Many people remember lugging heavy textbooks back and forth to school, requiring industrial strength backpacks or, in some cases, rolling suitcases usually reserved for the executive on the go. There has even been public concern and discussion about the weight of backpacks filled with textbooks and the effect it’s having on school kids’ spines and posture.
Now along comes the new digital reader, able to download enough textbooks and reading assignments to last a middle school student until graduation and weighing no more than the actual unit itself. For many, this is the next logical step in the evolution of education – trading in traditional textbooks and giving students access to virtually limitless learning material on e-Readers.
Others, however, have suggested possible downsides to this shift, like the impact it will have on our environment.
At first glance, using digital readers instead of textbooks and saving trees from the paper mill sounds like a great idea, but there are environmental impacts associated with new the technology as well.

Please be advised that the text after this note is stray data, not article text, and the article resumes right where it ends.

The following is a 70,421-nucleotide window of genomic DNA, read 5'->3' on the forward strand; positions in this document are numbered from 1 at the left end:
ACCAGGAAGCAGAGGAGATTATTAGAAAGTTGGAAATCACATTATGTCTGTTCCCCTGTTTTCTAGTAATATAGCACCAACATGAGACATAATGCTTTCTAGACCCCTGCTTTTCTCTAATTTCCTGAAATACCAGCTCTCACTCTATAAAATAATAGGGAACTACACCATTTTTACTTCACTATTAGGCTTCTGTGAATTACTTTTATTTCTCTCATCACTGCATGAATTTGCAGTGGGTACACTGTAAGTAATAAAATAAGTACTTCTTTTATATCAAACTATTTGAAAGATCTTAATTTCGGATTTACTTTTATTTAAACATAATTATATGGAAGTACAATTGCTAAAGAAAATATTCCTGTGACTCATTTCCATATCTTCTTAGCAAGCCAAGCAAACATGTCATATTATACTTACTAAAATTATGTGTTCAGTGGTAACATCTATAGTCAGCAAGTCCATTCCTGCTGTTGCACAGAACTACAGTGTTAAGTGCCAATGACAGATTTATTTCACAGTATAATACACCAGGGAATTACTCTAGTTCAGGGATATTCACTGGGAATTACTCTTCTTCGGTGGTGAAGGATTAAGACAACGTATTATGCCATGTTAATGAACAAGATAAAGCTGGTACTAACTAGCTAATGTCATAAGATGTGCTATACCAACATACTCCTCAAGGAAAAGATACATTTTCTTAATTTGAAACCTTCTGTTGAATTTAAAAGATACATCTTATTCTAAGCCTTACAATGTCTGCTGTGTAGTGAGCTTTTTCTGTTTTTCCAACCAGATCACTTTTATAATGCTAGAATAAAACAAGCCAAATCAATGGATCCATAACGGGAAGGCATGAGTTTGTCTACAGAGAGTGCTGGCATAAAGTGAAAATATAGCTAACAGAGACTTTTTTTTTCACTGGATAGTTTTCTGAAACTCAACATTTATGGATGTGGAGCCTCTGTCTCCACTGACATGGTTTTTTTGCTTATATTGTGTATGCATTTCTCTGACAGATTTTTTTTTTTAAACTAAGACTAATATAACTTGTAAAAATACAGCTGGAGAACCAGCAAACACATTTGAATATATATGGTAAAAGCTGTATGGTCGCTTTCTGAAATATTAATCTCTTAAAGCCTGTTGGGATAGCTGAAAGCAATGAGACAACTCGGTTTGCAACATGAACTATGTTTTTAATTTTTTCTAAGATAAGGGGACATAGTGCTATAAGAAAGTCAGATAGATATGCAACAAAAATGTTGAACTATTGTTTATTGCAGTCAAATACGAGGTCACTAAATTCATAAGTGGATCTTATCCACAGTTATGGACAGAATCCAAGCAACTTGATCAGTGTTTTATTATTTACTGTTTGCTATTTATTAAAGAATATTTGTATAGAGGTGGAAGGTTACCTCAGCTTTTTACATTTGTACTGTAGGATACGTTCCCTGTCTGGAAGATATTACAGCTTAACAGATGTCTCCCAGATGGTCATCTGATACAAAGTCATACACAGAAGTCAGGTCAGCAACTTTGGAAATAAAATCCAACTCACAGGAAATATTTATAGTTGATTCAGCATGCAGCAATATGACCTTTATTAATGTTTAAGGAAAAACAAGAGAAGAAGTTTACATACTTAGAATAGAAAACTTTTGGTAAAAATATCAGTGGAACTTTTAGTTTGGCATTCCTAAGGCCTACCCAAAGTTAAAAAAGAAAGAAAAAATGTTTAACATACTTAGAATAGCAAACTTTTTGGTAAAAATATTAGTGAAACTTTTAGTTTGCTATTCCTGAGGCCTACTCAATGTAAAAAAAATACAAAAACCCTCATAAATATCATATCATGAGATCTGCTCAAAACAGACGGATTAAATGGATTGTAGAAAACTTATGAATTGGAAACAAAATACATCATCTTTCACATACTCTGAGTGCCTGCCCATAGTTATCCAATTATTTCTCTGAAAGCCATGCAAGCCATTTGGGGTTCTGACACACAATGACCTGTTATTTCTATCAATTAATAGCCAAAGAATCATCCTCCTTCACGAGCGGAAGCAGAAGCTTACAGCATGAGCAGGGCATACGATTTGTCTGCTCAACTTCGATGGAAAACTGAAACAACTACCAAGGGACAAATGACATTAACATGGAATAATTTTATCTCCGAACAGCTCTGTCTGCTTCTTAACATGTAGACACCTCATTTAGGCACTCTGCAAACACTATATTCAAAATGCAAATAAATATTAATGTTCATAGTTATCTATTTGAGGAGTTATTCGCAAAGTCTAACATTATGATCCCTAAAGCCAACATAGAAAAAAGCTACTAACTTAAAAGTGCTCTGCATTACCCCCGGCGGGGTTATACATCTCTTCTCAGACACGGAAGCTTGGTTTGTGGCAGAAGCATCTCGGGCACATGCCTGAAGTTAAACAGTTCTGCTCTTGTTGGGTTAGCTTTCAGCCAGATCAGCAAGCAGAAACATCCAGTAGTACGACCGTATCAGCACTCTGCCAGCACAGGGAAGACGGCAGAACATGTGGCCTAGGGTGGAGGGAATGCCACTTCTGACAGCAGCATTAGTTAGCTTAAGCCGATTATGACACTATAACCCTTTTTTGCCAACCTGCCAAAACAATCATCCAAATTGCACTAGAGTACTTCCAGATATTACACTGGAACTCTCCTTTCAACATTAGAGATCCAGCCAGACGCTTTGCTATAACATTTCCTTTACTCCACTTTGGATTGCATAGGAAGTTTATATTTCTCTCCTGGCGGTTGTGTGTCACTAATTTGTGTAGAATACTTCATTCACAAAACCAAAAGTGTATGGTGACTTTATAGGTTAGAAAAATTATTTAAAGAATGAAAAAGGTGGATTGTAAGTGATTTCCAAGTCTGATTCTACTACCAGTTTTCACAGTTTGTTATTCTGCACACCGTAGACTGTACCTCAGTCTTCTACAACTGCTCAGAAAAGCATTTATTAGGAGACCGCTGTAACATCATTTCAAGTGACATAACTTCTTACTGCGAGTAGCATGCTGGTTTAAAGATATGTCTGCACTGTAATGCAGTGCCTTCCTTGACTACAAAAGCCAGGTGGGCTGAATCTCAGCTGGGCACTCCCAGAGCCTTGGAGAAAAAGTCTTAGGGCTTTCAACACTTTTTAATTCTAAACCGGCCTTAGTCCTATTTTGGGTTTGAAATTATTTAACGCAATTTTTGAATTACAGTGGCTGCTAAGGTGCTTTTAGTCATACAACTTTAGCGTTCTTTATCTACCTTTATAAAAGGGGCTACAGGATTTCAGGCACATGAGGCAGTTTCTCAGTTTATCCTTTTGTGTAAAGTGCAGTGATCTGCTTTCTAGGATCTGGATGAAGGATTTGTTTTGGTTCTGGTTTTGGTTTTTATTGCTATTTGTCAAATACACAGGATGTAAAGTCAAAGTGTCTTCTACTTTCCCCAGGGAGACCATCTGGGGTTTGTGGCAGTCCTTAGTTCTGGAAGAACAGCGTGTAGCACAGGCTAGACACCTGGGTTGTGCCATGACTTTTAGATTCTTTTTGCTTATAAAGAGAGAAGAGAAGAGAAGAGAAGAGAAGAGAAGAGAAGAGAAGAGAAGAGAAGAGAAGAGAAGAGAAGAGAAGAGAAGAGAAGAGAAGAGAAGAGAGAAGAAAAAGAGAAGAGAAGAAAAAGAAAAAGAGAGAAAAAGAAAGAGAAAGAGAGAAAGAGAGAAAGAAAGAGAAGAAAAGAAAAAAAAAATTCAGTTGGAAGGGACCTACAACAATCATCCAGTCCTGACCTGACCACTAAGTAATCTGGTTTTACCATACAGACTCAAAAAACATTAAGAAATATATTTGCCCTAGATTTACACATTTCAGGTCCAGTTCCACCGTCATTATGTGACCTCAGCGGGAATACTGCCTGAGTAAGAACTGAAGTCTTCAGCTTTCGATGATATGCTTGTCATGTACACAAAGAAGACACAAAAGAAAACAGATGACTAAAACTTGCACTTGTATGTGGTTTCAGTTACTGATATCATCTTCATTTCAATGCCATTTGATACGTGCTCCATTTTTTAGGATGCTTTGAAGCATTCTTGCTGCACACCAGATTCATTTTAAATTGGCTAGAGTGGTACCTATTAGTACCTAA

A 2010 article by Chris Meadows on teleread.com brings up some interesting talking points from studies on the environmental impact of both types of books.
The estimated carbon “footprint” from digital readers is less than that of textbooks when considering the carbon dioxide released in the production and distribution of printed materials. However, electronic materials can be seen as toxic in terms of manufacturing and disposal.
These toxic electrical components are filling up our landfills at an alarming rate, depositing hazardous chemicals like mercury, lead, cadmium and even arsenic into the soil.
The question of whether going digital is the best answer in terms of the environment is one that requires further analysis. To do your homework on this increasingly relevant topic, check out these websites: